In an alternate arrangement, each data block is separately compressed. A plurality of such separately compressed data blocks are combined into a single disk record. The byte position within the single disk record for each of the separately compressed data blocks is recorded in the single disk record. Such byte position or offset enables addressing each of the compressed data blocks within a group.
To facilitate access to the groups of compressed data blocks, the host processor program maintains a directory that identifies the addressable data storage areas containing the group as well as the data blocks in the respective groups. This identification preferably takes the form of a file directory that is maintained in host processor 11. Such directory is also stored on the volume or data storage disk containing the group(s) of compressed data blocks. Preferably, the directory is transmitted to the disk device as a part of each transfer of a compressed file having plural groups of compressed data blocks. This arrangement establishes on the FBA disk a directory that effects addressability of the compressed data blocks within the respective groups.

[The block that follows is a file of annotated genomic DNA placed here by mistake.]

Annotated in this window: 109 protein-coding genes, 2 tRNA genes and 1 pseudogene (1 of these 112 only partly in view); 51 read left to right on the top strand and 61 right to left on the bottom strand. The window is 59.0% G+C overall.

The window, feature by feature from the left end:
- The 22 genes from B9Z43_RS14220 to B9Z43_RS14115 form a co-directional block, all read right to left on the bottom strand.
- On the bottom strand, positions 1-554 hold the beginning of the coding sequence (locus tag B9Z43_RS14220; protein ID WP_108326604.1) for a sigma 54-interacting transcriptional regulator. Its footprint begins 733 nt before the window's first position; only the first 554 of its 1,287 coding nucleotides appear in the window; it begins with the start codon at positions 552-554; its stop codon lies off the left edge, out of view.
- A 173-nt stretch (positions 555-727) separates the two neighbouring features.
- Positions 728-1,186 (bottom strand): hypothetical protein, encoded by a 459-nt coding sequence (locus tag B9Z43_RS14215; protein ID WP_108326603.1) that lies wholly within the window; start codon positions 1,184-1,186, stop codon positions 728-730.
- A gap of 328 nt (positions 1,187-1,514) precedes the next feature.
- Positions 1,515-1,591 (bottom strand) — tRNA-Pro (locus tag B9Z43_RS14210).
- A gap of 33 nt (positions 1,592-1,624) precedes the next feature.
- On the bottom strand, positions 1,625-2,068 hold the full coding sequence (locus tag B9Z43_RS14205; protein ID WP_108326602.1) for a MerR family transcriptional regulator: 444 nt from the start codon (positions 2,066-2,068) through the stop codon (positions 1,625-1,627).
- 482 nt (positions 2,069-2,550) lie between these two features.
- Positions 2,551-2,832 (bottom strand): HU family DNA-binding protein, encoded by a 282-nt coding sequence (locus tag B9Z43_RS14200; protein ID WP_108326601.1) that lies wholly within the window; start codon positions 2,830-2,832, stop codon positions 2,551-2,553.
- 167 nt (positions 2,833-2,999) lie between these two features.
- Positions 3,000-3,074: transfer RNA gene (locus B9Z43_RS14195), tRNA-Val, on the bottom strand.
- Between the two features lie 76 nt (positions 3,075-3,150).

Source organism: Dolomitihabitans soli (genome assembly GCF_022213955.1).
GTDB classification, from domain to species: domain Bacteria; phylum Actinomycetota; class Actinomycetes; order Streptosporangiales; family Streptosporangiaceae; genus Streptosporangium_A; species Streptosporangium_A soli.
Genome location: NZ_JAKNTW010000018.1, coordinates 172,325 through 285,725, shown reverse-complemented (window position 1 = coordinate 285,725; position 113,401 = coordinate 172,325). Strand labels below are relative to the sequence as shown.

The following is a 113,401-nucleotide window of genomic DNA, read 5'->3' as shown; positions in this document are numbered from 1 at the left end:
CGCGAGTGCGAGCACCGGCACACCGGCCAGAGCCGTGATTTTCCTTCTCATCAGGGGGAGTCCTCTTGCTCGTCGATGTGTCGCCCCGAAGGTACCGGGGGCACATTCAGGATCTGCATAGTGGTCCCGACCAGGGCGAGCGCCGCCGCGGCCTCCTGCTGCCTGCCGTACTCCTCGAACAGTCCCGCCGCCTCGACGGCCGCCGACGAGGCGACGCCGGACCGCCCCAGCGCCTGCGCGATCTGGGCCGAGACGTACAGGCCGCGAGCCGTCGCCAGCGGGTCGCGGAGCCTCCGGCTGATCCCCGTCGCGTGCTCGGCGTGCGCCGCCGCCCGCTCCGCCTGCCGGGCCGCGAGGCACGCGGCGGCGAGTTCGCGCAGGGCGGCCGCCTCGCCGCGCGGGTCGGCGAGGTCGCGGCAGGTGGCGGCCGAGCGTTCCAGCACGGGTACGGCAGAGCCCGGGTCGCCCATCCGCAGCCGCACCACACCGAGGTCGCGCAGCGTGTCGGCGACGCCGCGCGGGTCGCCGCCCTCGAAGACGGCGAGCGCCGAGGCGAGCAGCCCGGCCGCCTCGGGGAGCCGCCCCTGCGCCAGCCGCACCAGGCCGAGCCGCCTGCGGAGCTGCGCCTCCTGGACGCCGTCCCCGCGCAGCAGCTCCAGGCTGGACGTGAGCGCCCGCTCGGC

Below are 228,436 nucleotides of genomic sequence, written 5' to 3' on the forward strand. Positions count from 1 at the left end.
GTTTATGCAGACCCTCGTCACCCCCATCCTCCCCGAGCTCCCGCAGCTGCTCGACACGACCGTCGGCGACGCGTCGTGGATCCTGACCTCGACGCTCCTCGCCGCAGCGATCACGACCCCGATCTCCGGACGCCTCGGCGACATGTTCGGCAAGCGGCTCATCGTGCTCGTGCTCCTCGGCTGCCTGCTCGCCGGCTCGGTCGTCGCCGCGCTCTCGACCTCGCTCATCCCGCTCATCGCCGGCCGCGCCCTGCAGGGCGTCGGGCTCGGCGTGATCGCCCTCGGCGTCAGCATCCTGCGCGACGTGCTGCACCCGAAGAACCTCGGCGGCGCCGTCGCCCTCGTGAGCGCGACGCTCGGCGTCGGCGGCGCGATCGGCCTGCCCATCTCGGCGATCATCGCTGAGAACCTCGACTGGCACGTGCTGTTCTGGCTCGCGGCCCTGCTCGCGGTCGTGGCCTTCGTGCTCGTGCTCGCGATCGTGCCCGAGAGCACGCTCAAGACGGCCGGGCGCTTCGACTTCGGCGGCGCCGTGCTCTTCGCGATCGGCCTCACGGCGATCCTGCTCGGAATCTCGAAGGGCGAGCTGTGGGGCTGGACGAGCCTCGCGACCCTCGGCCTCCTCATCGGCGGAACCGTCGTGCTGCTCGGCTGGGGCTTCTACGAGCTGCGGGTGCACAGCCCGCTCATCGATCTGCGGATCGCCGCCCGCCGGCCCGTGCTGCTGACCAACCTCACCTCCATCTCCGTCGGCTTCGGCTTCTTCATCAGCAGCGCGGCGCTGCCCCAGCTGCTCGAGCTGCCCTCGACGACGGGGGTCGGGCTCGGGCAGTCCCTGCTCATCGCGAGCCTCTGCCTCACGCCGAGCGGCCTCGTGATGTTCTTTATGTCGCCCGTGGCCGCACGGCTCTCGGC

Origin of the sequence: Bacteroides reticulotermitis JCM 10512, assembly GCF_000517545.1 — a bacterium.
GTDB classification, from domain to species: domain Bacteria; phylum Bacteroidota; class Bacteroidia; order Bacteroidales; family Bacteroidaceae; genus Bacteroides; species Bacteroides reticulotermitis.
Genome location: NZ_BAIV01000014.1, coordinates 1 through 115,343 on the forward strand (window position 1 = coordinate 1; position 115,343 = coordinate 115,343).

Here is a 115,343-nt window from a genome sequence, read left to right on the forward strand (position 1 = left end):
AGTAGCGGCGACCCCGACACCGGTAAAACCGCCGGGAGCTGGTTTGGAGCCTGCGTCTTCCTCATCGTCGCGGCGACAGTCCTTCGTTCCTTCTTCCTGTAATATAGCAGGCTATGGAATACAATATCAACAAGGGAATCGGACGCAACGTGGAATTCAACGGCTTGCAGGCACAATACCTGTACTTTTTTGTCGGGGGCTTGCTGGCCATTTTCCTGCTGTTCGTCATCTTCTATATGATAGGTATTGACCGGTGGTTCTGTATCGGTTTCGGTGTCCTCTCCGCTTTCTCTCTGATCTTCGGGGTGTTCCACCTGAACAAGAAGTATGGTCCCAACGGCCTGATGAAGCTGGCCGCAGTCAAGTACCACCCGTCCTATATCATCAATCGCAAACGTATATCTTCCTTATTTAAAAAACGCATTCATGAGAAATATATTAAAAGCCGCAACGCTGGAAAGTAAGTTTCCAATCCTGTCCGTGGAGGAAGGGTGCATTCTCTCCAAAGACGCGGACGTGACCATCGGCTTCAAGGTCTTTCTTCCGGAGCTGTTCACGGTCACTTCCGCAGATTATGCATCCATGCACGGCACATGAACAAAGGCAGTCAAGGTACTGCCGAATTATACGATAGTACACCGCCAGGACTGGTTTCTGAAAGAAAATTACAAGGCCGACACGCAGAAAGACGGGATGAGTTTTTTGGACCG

FIG. 1 illustrates recording a data file by grouping a plurality of data blocks of the file into a smaller number of groups of compressed data blocks. Step 10 is executed in a host processor 11 (FIG. 2). A data file, or part of a data file, is identified for compressed data storage. The data file consists of a plurality of data blocks. The term data block includes data records (coded data), sub-file structures, individual images, graphs and the like, drawings and other forms of graphics, combined graphics (non-coded data) and text(coded data), and the like. As later detailed, the data file is divided into desired sizes of compressed data blocks for transfer as a data transfer unit DTU to a storage unit or over a communication link and for maintaining a random access capability to the recorded groups of compressed data blocks. The size of each DTU and resultant recorded group is dependent on diverse variables, as will become apparent. Completion of one execution of step 10 results in one such group of data blocks being selected for compression and storage.